Linear B was an ancient syllabic script which predated the Greek alphabet by several centuries, existing from ca. 1500 - 1200 BC. The Linear B project takes the notion of this script as the beginning, and seeks to create a new visual and conceptual language, and, with it, to propose a model of the exhibition as a dialectic in which artists are able to respond to one another and interact. The idea is to open up the questions prevalent on the contemporary art scene, regarding the roles of the artist, the curator, and the collector, and looking at how and where these inevitably overlap. Furthermore, questions are raised regarding the nature of personal and private collections, as opposed to public ones, whereby the former may still be driven by love and personal taste, without regard for the financial value of a work.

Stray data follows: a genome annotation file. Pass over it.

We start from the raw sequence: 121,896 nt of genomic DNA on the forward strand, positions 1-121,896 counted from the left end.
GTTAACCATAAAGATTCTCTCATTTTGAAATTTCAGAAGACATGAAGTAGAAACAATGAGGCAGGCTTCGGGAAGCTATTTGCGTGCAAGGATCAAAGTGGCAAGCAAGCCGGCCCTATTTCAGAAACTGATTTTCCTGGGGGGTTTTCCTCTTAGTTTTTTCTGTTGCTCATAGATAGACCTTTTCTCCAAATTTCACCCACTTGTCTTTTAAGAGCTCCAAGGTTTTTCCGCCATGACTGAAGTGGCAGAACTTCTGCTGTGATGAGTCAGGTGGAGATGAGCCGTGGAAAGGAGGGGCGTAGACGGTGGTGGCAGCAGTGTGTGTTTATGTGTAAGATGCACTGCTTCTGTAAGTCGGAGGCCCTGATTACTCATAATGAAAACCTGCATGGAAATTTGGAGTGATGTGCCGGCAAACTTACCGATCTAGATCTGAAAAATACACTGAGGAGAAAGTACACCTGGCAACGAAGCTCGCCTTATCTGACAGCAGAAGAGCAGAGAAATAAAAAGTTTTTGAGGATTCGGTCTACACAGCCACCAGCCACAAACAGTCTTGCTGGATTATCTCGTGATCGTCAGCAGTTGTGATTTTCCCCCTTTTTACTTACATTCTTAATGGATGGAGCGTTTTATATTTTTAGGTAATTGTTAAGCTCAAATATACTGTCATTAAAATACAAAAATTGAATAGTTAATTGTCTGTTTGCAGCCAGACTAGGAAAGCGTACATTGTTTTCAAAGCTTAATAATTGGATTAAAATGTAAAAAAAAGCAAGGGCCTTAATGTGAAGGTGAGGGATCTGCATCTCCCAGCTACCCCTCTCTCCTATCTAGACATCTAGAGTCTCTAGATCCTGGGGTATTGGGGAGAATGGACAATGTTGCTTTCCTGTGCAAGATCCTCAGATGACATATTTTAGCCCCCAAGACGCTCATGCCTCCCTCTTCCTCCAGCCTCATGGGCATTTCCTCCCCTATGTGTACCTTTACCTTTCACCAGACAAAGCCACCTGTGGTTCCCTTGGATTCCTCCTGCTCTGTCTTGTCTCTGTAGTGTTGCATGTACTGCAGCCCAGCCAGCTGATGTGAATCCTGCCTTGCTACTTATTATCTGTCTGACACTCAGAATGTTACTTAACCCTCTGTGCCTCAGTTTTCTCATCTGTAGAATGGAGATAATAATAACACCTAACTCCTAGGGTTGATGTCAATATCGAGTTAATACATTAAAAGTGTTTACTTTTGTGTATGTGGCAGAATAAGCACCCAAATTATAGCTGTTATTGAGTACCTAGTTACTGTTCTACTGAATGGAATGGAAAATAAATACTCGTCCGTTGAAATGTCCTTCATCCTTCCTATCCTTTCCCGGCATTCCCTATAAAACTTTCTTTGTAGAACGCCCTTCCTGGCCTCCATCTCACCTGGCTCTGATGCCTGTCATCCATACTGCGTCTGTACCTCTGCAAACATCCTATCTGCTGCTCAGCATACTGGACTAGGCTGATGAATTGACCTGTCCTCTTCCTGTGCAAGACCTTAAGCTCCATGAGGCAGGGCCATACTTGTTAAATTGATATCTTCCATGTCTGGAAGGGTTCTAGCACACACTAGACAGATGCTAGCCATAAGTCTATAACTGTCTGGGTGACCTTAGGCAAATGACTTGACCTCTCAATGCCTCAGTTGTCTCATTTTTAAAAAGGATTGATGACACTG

Nikos Alexiou was a Cretan born artist, collector, and curator, with a collection of over 200 modern and contemporary works, all of which he kept in the same building as his own studio, and which thus, in a way, became a part of his own oeuvre. In 2007, he represented Greece in the Venice Biennial by creating drawings and constructions for the pavilion, referring to the mosaics in St Mark’s. His work is meticulous, precise, and methodical, using repetitive patterns and designs.

The Linear B project was born in 2009, although co-curator and artist, Christina Mitrentse, had met Alexiou four years earlier when they co-exhibited in the first Athens Biennial and he began collecting her drawings. She initially invited him to exhibit his floor installation at the Celestial Contrakt group show in Hackney Wick in 2009, and, from this, a friendship and collaborative artistic relationship was born. Sadly, Alexiou died in February 2011 but, through the Linear B project, his work and his collection will live on.